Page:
Hollande hails France’s engagement in major foreign policy speech
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President François Hollande stressed France’s active engagement on the international stage, particularly in Syria and the rest of the Arab world, in a key foreign policy speech delivered in Paris Thursday.
In his annual foreign policy speech to the foreign diplomatic corps -- his last before he steps down from the presidency in May -- Hollande highlighted his administration’s interventions in a number of crises.
“France is working in favour of the integrity of countries that are victims of crises,” said Hollande, referring to the conflicts in Syria and Libya. “It would be too easy a solution to ethnicise such territories, to get rid of borders. But that would give terrorists the opportunity to exploit the situation,” he noted.
In a sweeping speech that detailed his foreign policy legacy over the past five years, Hollande highlighted France’s engagement in Africa – particularly the Sahel region – as well as in Iraq, Libya and Syria.
But on the Syrian crisis, Hollande expressed remorse over the international community’s failure to intervene soon enough to stem a spiraling conflict. Harking back to the summer of 2013, when the major Western powers did not enforce US President Barack Obama’s “red line” on the Syrian regime’s use of chemical weapons, Hollande said the international community was still paying the price for that disengagement.
“This tragedy has lasted nearly six years. So it has been a failure, a moral failure, a political failure on the part of the international community,” said Hollande. “I remain convinced that it would have been possible to put an end to this tragedy much earlier. A key date will remain in the history books as a turning point: the summer of 2013 … it had been proved that chemical weapons had been used by the [Syrian] regime. This was the 'red line' which had been set, and the transgression of this red line was not punished as it should have been. France was prepared to intervene at that time … [but] as a result of this international inaction, the worst consequences ensued,” said Hollande, noting the rise of the Islamic State (IS) group, the migrant crisis and the massacre of civilians.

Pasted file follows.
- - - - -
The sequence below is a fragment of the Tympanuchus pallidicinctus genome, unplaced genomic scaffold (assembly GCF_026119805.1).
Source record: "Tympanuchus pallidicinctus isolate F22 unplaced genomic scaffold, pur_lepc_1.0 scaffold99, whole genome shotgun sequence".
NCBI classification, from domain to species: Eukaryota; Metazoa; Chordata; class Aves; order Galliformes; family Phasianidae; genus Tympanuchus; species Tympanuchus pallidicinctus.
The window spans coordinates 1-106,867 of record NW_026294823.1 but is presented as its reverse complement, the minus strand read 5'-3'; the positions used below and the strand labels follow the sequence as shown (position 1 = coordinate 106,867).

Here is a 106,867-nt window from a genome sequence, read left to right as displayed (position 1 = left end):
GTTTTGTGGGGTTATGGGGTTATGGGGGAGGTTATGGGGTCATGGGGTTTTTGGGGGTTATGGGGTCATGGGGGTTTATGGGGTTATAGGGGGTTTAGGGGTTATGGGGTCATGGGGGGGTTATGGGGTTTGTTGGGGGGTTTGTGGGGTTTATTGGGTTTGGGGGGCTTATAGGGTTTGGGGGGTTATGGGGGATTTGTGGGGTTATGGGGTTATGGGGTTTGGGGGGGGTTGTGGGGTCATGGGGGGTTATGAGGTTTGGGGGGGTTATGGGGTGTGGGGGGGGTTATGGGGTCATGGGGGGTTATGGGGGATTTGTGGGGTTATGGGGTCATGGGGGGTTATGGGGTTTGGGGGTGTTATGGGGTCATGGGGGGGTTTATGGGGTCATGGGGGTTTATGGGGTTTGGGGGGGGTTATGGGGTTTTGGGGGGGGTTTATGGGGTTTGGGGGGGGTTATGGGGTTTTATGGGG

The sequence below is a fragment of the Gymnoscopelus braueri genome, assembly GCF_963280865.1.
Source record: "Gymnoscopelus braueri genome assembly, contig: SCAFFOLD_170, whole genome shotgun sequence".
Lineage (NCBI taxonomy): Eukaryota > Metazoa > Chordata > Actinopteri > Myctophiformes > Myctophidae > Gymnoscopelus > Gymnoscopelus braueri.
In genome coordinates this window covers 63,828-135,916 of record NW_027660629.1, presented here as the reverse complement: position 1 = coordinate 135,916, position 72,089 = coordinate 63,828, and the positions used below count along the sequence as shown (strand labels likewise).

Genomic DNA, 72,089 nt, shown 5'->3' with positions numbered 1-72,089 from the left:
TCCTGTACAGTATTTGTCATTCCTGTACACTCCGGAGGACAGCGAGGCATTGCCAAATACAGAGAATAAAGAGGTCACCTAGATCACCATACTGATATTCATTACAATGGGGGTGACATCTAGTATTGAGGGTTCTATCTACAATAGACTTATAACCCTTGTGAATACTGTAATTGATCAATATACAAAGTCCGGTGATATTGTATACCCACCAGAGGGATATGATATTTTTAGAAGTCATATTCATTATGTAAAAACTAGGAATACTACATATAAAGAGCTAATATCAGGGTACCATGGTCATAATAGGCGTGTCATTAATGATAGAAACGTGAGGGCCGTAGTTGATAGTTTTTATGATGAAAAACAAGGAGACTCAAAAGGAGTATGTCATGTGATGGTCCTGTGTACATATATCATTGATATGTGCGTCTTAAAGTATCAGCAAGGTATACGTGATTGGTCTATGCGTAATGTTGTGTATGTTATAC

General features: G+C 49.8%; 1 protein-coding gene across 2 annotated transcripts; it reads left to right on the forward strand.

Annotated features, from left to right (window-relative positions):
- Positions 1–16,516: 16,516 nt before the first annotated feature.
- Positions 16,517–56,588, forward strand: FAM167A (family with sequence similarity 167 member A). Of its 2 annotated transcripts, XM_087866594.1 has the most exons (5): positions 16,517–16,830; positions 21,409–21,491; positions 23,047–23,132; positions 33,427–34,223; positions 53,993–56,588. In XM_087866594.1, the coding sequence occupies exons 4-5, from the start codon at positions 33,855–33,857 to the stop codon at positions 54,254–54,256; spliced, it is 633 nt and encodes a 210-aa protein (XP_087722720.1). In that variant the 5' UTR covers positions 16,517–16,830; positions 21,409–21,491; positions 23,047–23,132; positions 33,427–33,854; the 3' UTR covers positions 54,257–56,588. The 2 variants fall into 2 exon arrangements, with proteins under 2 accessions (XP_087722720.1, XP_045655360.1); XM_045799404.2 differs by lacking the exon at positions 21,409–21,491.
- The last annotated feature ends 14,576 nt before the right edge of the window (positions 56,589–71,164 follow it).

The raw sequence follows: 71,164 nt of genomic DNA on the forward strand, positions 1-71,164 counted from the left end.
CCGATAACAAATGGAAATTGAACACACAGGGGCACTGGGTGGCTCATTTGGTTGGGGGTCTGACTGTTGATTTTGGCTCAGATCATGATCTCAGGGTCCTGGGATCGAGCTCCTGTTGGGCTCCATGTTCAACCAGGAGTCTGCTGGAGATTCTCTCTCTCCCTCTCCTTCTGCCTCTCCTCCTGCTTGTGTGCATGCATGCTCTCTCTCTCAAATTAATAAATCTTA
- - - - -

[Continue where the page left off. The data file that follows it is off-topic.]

Pushing for peace in the Middle East
Hollande also stressed the importance of finding a lasting solution to the Israeli-Palestinian crisis and reaffirmed France’s commitment to the two-state solution.
On Sunday, representatives of around 70 countries are set to attend a Middle East peace conference in Paris aimed at exploring ways to jumpstart the long-stalled peace process.
The objective of the conference, said Hollande, was “to reaffirm the international community’s commitment to the two-state solution.”
However Hollande was careful to stress that France supported bilateral talks between the Israelis and Palestinians -- a position Israel has recently adopted.
“I am very clear about what I can bring to this conference: peace must be made by the Israelis and the Palestinians, and no one else. Only bilateral negotiations can succeed."
But even as Hollande was speaking in Paris, Israeli Prime Minister Benjamin Netyanyahu was dismissing Sunday’s peace talks.
"It's a rigged conference, rigged by the Palestinians with French auspices to adopt additional anti-Israel stances," Netanyahu told reporters in Jerusalem. "This pushes peace backwards. It's not going to obligate us. It's a relic of the past. It's a last gasp of the past before the future sets in."
A veiled warning to Trump
In his final speech to the diplomatic corps in France before stepping down, Hollande also paid tribute to his “friendship” with another outgoing leader, Obama, noting their cooperation on major issues such as the Iran nuclear deal.
Although he did not specifically mention Donald Trump, Hollande appeared to be referring to the controversial US president-elect when he warned that France will retain its autonomy in foreign-policy issues.
"France will always be there for the United States, a reliable ally. But I also want to make it clear that we will be autonomous in our choices.” France, he insisted, "will be able to take, with the freedom that marks us as a nation, positions that can sometimes be different [from those of the US] if we think that they are not in accordance with our interests or values".
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